It’s a paradox. The Montreal Canadiens have now dropped five in a row, but they’re not playing poor hockey. However, good teams find a way to win, and right now the Canadiens are finding a way to lose.
They lost to the Washington Capitals on Sunday, 8-4.
The Canadiens were shut out in their contest against the New York Islanders Friday night, when they desperately wanted to get a result for Carey Price during in his first game in 282 days. It wasn’t from lack of trying. They made 44 shots. But sometimes the puck just does not go in.
Still, zero per cent on 44 shots can’t last.
In the first period against the Capitals, Montreal fired another 15 shots. The second shot of the second period by Jake Evans was a ripping slap-shot to finally score. The Canadiens had 72 shots between goals — a horrific shooting percentage, but it’s more a reflection of bad luck than bad hockey players.
After a couple of Capitals goals, Ryan Poehling responded with another Habs’ goal. Poehling is going hard to the net. That’s what he did to register his seventh of the season. Poehling has a great work rate and is difficult to take off the puck.
Poehling got his second of the night charging hard to the net to pick up a rebound.
Nick Suzuki scored the final Canadiens goal to reach the 20 milestone for the season. Suzuki’s shot was a bullet into the top corner.
The club is playing engaged hockey late in a season that does not matter at all. They are still playing with pride, and learning how to be better players. The credit goes to them for caring that much. It also goes to their head coach for working teachable moments to create an improved team looking to more than this season’s results come next October.
Nothing worked this year until it was way too late. There was a tremendous amount of injuries. The season’s starting coach was stubborn, insisting on a system that was not working. They fired a General Manager who gave too many big contracts to aging players.
However, even with all of that going against them, the recovery has been strong. The fan base is optimistic for the future. When you are fighting for 31st place, ‘optimistic’ is a wild yet wonderful thing to feel, even with some speed bumps still coming.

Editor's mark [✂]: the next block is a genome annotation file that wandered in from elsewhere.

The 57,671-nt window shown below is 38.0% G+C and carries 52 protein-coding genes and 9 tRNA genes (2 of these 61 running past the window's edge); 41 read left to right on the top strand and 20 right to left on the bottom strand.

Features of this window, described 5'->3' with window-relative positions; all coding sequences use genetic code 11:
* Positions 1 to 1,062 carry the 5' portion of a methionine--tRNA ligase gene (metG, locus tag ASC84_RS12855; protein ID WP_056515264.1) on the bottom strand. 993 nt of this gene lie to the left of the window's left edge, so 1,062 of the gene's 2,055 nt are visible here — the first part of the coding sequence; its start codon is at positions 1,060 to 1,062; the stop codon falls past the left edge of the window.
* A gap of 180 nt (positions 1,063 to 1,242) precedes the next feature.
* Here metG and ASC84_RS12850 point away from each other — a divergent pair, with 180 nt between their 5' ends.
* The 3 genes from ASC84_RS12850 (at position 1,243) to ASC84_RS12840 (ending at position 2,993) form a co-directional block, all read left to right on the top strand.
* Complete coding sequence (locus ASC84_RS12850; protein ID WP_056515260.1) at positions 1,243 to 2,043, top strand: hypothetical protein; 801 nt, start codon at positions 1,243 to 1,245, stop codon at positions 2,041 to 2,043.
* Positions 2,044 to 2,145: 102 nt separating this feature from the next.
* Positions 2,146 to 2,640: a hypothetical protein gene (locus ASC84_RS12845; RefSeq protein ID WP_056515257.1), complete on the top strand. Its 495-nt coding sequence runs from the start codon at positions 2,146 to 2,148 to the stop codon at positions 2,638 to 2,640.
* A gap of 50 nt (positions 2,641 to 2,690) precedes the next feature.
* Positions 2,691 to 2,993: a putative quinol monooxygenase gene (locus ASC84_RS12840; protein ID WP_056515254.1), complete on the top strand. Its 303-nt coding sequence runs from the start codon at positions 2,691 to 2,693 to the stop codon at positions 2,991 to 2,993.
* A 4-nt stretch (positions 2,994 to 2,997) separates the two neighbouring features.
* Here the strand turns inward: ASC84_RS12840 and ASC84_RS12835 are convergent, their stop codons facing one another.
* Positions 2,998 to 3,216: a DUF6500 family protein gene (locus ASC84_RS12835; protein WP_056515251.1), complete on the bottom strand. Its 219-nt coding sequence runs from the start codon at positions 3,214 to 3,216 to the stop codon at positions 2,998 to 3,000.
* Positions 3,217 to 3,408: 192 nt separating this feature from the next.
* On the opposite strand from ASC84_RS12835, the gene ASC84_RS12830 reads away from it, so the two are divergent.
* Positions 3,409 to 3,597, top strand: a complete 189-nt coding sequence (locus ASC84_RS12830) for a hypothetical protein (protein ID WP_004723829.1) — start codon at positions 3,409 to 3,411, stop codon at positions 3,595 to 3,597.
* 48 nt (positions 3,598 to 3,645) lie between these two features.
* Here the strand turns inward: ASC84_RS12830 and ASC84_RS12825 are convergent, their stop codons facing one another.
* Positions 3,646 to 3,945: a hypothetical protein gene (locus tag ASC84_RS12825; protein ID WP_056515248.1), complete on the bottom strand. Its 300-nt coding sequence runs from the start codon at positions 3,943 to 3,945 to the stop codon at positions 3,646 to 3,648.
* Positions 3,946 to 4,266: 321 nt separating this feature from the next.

There hasn’t been much finger-pointing since mid-season in this space because it felt a lot like over-explaining what fans already know. However, it has to be pointed out the teams has been pretty weak defensively. There are real holes on that blue line.
Alexander Romanov and David Savard were on for the first five goals-against. That’s a problem because both are going to be on the blue line next season. This defence has some work in front of it.
There are many who feel this club is going to turn it around next season and become playoff contenders again. This is quite hopeful because the blue line is either poor or young. On a good day, that talent is too young. On a bad day, there’s just not enough talent.
There is no fantastic day in the mix here — yet. The pipe dream is that Kaiden Guhle, Jordan Harris, and Romanov turn this thing around quickly, but it just doesn’t happen that often.
It’s going to take some experience before the likes of these three young Canadiens can change a game in their favour. The jury is still out whether they can be more than complimentary players. It takes primary talents like Maker, Adam Fox, and Charlie McAvoy to win games with their 25 minutes of ice.
It takes a Cale Maker talent to excel at a young age and change the fortunes of a team.
Acquisition of Kris Letang would change all of that. Letang could transform a defence if he was acquired. Though he is older now, he might be exactly what the young Habs need to understand how to transform their games.
It might be worth it to try for Letang. This defence is not ready to contend next season. Down the road, but not next season. That brings us back to a popular question: How long do they envision the rebuild will take? If they want change fast, they make a play for Letang. If they understand this process is going to take some years, they stay the course.
There is much consternation that Jordan Harris didn’t dress again, but let’s turn that over for a different take. It could be that the decision is truly easy for management. If you watch Harris play, you’d have to agree with that. Barring something weird in the off-season, Harris is a lock next fall. He’s skating smoothly. He’s slowed the game down nicely. He makes heads-up plays. He has been very impressive.
When playing Corey Schueneman and Chris Wideman as the third pair like against the Capitals, the organization could be saying they haven’t made a decision about what do do with those players. They may need to see more of what they can do.
Schueneman has been a pleasant surprise this year, but what about next season? He is making league minimum and is a restricted free agent. The Canadiens have to decide his worth for the organization, and it’s not written in stone. He will get an offer, but for how much and how many seasons?
Even more difficult is the decision to be made about Chris Wideman. He’s helped the power play and shown some good offensive skills There aren’t very many who can fill his role. However, Wideman is 32 and may not fit into the team’s plans next year. He may have to finish with a flourish to guarantee an offer from Kent Hughes and Jeff Gorton.
So Martin St. Louis is making sure he looks at everyone. That’s not a slight on Jordan Harris. They already know what they have in Harris. He doesn’t need to play all the games to gain hockey experience. One more game or less is not going to change the pathway of his career. His pathway looks secure. That can’t be said for Wideman and Schueneman.